Take the 2-minute tour ×
Stack Overflow is a question and answer site for professional and enthusiast programmers. It's 100% free, no registration required.

I have the following code used to avoid a switch statement to decide which method to invoke, and it works with just the BindingFlags flags I have set, without InvokeMethod. What is InvokeMethod actually meant for and why is it not needed in the following code:

public enum PublishMethods
private void Form1_Load(object sender, EventArgs e)
private void InvokePublishMethod(PublishMethods publishMethod)
    var publishMethodsType = this.GetType();
    var method = publishMethodsType.GetMethod("Publish" + publishMethod, BindingFlags.NonPublic | BindingFlags.Instance);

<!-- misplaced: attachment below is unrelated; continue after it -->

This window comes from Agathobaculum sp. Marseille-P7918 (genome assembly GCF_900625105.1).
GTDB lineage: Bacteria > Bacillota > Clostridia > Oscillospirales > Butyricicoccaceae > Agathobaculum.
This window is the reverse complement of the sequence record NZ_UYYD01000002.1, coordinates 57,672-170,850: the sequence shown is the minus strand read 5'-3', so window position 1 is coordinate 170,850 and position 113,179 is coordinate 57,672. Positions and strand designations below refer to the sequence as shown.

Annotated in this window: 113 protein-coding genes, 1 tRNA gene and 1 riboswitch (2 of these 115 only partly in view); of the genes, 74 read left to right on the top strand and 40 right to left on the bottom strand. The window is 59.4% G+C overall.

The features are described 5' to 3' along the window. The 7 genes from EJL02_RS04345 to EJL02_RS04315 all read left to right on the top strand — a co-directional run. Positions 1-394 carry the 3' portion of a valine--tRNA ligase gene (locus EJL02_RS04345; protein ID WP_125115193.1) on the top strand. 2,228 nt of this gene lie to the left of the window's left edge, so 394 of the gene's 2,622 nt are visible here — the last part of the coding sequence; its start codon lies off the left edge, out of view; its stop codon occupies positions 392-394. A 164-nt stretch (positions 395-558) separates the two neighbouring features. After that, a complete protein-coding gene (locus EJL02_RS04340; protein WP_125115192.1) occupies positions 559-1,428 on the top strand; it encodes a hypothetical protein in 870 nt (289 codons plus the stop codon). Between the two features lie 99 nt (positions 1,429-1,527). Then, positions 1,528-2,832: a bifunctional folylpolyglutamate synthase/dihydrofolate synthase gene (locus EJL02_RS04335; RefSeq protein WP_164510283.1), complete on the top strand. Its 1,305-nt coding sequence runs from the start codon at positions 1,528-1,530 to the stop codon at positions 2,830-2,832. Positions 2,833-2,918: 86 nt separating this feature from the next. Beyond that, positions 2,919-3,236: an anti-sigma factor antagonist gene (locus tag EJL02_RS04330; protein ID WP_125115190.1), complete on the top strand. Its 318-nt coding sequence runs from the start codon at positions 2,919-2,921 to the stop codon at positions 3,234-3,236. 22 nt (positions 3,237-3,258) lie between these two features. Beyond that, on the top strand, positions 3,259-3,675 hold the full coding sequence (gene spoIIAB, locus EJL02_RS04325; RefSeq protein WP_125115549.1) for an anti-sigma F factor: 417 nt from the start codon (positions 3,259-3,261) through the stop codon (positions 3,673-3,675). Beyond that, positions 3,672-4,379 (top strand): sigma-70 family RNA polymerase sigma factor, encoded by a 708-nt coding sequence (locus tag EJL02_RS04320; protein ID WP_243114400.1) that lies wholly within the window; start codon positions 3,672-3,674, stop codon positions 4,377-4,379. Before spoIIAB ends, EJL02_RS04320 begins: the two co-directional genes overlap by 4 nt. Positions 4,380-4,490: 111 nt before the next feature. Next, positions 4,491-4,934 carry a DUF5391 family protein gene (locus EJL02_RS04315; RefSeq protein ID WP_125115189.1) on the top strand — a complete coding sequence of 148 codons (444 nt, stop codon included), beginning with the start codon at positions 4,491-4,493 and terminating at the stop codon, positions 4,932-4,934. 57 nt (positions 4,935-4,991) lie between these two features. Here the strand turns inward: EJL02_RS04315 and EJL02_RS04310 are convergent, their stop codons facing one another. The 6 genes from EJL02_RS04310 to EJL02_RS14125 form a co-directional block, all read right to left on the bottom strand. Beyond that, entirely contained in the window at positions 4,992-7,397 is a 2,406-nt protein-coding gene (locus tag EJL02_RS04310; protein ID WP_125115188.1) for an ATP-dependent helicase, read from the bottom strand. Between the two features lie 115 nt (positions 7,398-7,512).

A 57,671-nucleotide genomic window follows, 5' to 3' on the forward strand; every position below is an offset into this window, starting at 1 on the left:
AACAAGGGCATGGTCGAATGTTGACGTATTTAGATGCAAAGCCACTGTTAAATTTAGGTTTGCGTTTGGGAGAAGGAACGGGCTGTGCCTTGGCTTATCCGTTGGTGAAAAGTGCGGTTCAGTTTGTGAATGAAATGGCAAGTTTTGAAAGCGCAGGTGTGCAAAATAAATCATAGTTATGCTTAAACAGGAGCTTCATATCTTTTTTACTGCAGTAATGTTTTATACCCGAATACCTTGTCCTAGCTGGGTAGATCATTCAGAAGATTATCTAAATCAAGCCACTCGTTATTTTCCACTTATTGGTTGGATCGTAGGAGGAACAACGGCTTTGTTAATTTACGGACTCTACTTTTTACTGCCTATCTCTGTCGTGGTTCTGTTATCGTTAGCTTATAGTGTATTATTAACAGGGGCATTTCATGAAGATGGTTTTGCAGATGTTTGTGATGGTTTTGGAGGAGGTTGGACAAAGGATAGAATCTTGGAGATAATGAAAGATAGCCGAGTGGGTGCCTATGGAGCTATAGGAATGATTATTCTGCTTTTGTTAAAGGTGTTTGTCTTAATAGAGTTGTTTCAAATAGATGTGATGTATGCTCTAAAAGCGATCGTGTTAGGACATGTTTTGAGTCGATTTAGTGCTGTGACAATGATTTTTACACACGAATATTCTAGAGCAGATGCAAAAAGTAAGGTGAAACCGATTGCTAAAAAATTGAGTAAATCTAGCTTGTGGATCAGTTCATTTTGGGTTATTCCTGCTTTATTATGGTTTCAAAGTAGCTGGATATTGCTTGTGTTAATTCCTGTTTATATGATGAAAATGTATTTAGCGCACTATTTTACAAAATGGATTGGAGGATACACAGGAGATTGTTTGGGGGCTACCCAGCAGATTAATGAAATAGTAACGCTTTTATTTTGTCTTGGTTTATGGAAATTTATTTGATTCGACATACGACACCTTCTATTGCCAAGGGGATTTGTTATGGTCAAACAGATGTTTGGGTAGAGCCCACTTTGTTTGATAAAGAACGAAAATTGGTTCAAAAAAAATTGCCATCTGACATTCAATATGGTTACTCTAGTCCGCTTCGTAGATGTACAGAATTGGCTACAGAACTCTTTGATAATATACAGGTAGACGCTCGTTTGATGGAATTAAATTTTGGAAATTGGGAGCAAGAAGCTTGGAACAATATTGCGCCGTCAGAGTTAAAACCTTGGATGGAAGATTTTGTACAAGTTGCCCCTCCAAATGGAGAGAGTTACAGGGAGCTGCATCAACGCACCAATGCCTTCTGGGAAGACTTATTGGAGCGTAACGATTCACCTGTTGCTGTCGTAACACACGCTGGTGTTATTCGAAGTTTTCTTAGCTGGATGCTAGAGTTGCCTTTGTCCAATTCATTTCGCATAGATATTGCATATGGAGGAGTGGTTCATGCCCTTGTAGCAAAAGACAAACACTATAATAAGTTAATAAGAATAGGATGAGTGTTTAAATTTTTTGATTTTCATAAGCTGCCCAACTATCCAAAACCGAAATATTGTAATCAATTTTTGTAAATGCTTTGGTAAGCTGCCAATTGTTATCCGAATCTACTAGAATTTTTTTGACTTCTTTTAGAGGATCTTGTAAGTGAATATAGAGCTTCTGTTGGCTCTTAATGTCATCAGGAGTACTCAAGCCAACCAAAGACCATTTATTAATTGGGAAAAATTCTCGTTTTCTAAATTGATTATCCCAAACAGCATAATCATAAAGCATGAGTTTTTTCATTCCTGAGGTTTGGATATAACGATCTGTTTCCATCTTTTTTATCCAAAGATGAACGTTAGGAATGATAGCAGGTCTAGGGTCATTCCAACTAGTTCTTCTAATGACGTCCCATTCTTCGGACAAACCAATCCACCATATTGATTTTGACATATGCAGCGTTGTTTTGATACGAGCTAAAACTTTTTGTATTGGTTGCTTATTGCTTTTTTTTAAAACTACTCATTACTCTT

method.Invoke(this, null);
private void PublishMethod2()
share|improve this question

2 Answers 2

up vote 3 down vote accepted

InvokeMethod isn't used by GetMethod, but it is used when you pass a BindingFlags to Type.InvokeMember.

BindingFlags is a strange kind of enum that combines three separate pieces of functionality (according to MSDN, 'accessibility', 'binding argument' and 'operation'). These three pieces of functionality don't make sense wherever a BindingFlags parameter is needed.

share|improve this answer
Aah, so I don't need GetMethod to invoke it, just InvokeMethod. Nice! In this case, however, I prefer GetMethod first so I can construct an error message if the method doesn't exist. –  ProfK Aug 12 '10 at 18:31

From the MSDN the InvokeMethod member:

Specifies that a method is to be invoked. This must not be a constructor or a type initializer.

It's used by the InvokeMember method.

share|improve this answer

Your Answer


By posting your answer, you agree to the privacy policy and terms of service.

Not the answer you're looking for? Browse other questions tagged or ask your own question.